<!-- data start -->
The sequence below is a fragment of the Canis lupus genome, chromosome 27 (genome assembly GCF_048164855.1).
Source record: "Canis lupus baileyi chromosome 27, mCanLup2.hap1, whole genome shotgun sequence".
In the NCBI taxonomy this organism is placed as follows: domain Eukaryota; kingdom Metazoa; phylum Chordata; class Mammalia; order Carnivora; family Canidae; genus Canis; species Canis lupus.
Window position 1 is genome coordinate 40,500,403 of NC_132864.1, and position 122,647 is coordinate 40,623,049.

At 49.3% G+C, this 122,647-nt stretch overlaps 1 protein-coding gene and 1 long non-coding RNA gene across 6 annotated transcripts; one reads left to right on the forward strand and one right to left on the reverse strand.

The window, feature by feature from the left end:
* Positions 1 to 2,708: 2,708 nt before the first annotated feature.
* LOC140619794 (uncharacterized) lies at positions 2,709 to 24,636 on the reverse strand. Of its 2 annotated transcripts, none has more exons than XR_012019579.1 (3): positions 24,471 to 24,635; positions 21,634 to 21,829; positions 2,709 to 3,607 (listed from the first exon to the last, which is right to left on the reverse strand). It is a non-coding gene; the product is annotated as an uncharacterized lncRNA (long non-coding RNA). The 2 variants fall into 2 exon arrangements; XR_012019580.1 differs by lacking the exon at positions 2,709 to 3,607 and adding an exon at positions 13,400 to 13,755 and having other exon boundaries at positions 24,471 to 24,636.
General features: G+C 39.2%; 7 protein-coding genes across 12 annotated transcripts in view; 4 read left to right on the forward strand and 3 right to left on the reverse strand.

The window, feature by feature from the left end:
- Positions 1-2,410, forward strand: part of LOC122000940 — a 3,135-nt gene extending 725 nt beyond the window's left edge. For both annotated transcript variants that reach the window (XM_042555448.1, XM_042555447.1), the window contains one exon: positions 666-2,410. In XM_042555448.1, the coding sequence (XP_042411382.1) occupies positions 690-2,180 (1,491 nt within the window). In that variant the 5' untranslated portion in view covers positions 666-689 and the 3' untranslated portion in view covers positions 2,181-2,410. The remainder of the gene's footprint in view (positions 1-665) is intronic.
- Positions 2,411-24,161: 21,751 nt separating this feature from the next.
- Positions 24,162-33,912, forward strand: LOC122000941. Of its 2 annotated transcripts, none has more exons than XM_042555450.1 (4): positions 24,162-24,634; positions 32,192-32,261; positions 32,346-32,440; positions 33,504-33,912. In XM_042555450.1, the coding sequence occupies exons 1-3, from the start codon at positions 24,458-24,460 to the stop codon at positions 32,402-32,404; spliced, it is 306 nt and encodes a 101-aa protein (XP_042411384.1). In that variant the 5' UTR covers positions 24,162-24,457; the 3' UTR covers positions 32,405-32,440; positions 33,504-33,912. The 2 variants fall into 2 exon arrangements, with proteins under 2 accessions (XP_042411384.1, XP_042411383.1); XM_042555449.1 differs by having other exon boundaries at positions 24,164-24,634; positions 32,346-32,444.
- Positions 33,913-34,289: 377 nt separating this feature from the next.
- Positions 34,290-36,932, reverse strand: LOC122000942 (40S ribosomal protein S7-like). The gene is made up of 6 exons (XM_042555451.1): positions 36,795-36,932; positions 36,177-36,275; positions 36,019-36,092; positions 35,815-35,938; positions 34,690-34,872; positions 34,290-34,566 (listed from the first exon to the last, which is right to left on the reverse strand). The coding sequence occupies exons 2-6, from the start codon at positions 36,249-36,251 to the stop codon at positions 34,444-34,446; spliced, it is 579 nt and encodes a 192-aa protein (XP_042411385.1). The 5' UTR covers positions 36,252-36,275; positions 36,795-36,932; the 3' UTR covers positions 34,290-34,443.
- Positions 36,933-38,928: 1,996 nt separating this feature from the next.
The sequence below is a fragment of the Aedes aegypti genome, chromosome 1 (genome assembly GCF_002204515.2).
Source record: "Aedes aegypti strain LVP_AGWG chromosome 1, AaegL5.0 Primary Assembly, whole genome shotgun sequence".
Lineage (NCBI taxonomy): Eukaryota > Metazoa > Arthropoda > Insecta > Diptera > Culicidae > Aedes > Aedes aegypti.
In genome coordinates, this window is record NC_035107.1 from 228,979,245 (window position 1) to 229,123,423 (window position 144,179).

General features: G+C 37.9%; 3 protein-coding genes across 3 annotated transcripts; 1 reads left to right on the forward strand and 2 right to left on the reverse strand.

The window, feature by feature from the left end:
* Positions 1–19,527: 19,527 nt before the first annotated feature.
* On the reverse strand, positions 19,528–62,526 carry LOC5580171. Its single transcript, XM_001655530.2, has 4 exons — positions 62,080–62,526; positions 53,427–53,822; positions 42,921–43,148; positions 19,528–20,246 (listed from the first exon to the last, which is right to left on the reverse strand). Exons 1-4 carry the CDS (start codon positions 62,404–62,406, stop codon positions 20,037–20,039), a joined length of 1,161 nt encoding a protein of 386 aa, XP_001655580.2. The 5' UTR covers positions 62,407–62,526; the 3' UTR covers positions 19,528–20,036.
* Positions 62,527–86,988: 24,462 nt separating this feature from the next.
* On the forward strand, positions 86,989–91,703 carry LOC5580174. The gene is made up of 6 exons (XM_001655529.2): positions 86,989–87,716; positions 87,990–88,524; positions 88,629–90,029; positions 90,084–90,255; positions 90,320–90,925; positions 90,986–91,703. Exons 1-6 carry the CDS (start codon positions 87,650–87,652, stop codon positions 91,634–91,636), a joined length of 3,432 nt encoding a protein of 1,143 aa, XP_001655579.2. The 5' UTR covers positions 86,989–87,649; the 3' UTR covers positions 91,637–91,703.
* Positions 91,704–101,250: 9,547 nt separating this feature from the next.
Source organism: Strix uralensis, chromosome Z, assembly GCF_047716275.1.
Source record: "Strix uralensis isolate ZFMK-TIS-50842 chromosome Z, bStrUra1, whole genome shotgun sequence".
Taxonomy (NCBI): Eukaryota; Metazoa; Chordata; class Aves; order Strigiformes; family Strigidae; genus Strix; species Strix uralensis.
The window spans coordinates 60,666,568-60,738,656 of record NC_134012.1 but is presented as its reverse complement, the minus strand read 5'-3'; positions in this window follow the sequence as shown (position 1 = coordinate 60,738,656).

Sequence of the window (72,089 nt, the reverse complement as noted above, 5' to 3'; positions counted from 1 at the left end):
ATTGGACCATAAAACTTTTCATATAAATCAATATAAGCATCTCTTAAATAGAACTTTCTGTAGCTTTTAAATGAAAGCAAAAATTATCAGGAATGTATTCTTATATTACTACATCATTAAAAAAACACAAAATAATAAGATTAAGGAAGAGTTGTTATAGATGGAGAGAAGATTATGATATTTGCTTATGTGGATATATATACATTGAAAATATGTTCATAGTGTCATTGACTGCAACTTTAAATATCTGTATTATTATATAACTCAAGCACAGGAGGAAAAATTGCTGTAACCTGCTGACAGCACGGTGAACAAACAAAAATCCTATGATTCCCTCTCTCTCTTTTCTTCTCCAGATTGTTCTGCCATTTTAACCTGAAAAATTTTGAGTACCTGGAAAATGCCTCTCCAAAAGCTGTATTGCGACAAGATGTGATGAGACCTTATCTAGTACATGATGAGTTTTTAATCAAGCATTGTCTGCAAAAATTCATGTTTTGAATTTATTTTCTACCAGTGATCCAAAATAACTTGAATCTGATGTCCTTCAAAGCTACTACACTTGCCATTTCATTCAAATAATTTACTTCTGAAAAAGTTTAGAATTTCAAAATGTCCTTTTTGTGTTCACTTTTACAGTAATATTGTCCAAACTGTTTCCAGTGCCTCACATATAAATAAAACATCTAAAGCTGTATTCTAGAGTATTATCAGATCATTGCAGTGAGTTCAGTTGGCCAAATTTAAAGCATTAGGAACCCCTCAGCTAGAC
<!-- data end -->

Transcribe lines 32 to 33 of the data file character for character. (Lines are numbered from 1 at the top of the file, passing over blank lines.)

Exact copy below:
Sequence of the window (72,089 nt, the reverse complement as noted above, 5' to 3'; positions counted from 1 at the left end):
ATTGGACCATAAAACTTTTCATATAAATCAATATAAGCATCTCTTAAATAGAACTTTCTGTAGCTTTTAAATGAAAGCAAAAATTATCAGGAATGTATTCTTATATTACTACATCATTAAAAAAACACAAAATAATAAGATTAAGGAAGAGTTGTTATAGATGGAGAGAAGATTATGATATTTGCTTATGTGGATATATATACATTGAAAATATGTTCATAGTGTCATTGACTGCAACTTTAAATATCTGTATTATTATATAACTCAAGCACAGGAGGAAAAATTGCTGTAACCTGCTGACAGCACGGTGAACAAACAAAAATCCTATGATTCCCTCTCTCTCTTTTCTTCTCCAGATTGTTCTGCCATTTTAACCTGAAAAATTTTGAGTACCTGGAAAATGCCTCTCCAAAAGCTGTATTGCGACAAGATGTGATGAGACCTTATCTAGTACATGATGAGTTTTTAATCAAGCATTGTCTGCAAAAATTCATGTTTTGAATTTATTTTCTACCAGTGATCCAAAATAACTTGAATCTGATGTCCTTCAAAGCTACTACACTTGCCATTTCATTCAAATAATTTACTTCTGAAAAAGTTTAGAATTTCAAAATGTCCTTTTTGTGTTCACTTTTACAGTAATATTGTCCAAACTGTTTCCAGTGCCTCACATATAAATAAAACATCTAAAGCTGTATTCTAGAGTATTATCAGATCATTGCAGTGAGTTCAGTTGGCCAAATTTAAAGCATTAGGAACCCCTCAGCTAGAC